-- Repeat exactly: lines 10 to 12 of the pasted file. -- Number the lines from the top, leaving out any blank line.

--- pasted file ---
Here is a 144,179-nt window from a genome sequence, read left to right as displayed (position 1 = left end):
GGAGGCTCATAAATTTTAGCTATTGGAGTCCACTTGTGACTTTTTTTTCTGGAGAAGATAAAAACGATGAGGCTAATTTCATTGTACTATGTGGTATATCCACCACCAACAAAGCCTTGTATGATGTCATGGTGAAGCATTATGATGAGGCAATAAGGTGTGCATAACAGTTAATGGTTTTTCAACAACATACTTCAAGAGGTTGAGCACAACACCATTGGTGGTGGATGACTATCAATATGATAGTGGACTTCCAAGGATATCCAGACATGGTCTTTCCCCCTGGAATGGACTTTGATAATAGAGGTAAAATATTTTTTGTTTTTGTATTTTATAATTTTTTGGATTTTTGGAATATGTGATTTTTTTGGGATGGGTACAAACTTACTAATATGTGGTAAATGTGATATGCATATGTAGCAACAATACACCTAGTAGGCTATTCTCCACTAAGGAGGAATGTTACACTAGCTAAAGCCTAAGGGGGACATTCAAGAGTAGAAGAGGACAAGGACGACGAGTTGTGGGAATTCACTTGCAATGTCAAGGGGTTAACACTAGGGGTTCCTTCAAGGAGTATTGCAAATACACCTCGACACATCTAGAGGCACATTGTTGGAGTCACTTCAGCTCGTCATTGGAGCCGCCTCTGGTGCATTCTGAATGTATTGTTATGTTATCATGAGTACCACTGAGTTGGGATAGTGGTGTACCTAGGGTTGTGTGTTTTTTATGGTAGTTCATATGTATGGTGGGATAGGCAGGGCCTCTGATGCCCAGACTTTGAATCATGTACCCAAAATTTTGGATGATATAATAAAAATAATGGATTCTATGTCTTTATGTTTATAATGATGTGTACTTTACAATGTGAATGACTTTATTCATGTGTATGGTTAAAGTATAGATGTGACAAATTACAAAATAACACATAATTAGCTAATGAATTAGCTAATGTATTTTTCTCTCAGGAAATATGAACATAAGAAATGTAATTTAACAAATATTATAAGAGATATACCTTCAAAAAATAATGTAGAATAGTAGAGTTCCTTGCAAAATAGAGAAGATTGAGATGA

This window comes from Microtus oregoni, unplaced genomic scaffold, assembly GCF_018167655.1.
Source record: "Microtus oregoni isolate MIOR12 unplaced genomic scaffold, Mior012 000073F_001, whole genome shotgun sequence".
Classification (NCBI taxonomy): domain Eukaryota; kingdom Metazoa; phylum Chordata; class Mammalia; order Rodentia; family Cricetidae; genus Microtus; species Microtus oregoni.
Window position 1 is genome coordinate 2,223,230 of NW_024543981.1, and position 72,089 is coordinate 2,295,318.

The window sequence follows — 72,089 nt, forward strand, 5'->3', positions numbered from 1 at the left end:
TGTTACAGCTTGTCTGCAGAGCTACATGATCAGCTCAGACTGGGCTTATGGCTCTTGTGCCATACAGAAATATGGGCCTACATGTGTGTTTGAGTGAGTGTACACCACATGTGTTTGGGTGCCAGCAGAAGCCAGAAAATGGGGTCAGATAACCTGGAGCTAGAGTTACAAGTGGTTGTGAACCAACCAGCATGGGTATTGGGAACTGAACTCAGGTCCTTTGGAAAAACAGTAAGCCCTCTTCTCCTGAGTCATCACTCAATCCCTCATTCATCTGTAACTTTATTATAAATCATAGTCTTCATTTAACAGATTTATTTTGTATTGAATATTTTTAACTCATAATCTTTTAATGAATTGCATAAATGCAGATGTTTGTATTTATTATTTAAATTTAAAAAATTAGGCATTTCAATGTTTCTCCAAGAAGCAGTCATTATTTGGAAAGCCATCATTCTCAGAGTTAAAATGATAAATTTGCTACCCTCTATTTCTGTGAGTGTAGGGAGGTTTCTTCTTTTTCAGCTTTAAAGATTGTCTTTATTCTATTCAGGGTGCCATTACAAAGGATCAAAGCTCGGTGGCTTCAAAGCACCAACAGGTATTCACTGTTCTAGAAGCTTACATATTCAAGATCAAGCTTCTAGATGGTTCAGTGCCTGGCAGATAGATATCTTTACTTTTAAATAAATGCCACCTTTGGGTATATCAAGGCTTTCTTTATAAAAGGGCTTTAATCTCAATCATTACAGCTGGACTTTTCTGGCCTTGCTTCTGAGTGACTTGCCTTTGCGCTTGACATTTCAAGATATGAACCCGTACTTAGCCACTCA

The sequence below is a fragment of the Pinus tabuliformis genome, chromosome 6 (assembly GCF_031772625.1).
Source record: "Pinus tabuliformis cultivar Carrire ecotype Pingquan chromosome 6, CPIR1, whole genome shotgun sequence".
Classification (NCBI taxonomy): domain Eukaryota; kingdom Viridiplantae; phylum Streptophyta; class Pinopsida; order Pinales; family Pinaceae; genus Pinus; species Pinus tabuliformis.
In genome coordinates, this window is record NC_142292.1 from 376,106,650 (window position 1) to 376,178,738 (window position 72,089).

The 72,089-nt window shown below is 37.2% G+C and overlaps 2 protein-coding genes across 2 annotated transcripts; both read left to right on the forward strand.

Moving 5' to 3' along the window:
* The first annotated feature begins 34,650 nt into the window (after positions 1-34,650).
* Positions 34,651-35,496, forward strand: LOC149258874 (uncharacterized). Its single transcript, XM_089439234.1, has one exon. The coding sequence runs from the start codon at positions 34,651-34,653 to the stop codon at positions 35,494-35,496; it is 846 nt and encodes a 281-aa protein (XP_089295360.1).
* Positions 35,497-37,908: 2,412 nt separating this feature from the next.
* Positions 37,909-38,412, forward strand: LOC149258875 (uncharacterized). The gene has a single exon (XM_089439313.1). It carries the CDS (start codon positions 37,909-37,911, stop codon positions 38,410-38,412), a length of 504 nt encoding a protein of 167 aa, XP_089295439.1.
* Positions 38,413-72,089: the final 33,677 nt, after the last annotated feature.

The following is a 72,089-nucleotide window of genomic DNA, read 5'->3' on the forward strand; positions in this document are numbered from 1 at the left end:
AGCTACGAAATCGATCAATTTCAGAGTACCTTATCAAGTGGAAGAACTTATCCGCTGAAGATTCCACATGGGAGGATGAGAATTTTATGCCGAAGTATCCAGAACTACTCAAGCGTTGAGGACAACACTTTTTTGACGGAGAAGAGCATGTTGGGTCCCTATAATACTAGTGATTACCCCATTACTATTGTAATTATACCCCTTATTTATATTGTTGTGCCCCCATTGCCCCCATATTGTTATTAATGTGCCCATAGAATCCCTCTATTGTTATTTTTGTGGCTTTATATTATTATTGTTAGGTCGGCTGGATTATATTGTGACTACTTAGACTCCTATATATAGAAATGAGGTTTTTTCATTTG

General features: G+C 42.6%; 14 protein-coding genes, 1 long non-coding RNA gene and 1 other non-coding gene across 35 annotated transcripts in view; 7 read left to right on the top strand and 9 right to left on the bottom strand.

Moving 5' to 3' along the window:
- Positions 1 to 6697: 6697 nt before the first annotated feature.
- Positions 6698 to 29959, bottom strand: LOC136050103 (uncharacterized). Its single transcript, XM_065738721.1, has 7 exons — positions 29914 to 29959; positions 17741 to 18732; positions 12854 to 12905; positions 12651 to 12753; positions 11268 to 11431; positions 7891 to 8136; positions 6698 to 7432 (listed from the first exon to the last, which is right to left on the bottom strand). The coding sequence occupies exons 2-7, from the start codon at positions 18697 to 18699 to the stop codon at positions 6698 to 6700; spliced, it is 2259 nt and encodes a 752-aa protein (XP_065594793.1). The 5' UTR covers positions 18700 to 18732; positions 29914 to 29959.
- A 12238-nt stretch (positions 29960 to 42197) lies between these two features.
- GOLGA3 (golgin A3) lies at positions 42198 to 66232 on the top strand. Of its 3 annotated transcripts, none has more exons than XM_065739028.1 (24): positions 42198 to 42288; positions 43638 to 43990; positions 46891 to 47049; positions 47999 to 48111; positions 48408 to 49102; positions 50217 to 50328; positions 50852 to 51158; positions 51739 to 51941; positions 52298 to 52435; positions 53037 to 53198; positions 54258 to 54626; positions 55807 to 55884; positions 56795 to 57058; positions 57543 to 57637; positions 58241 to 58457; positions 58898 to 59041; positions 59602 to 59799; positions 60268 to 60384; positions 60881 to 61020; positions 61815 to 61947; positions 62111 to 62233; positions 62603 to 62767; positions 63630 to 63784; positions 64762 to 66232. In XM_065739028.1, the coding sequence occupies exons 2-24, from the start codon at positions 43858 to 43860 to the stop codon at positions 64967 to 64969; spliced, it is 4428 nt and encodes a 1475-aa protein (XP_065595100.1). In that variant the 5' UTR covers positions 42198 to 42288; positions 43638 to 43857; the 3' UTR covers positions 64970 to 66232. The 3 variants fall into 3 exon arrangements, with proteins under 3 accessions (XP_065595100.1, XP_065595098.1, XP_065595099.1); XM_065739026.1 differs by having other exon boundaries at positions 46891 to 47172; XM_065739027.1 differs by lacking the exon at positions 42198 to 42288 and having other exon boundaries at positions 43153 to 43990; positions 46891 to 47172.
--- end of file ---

Source record: "Pinus tabuliformis cultivar Carrire ecotype Pingquan chromosome 6, CPIR1, whole genome shotgun sequence".
Classification (NCBI taxonomy): domain Eukaryota; kingdom Viridiplantae; phylum Streptophyta; class Pinopsida; order Pinales; family Pinaceae; genus Pinus; species Pinus tabuliformis.
In genome coordinates, this window is record NC_142292.1 from 376,106,650 (window position 1) to 376,178,738 (window position 72,089).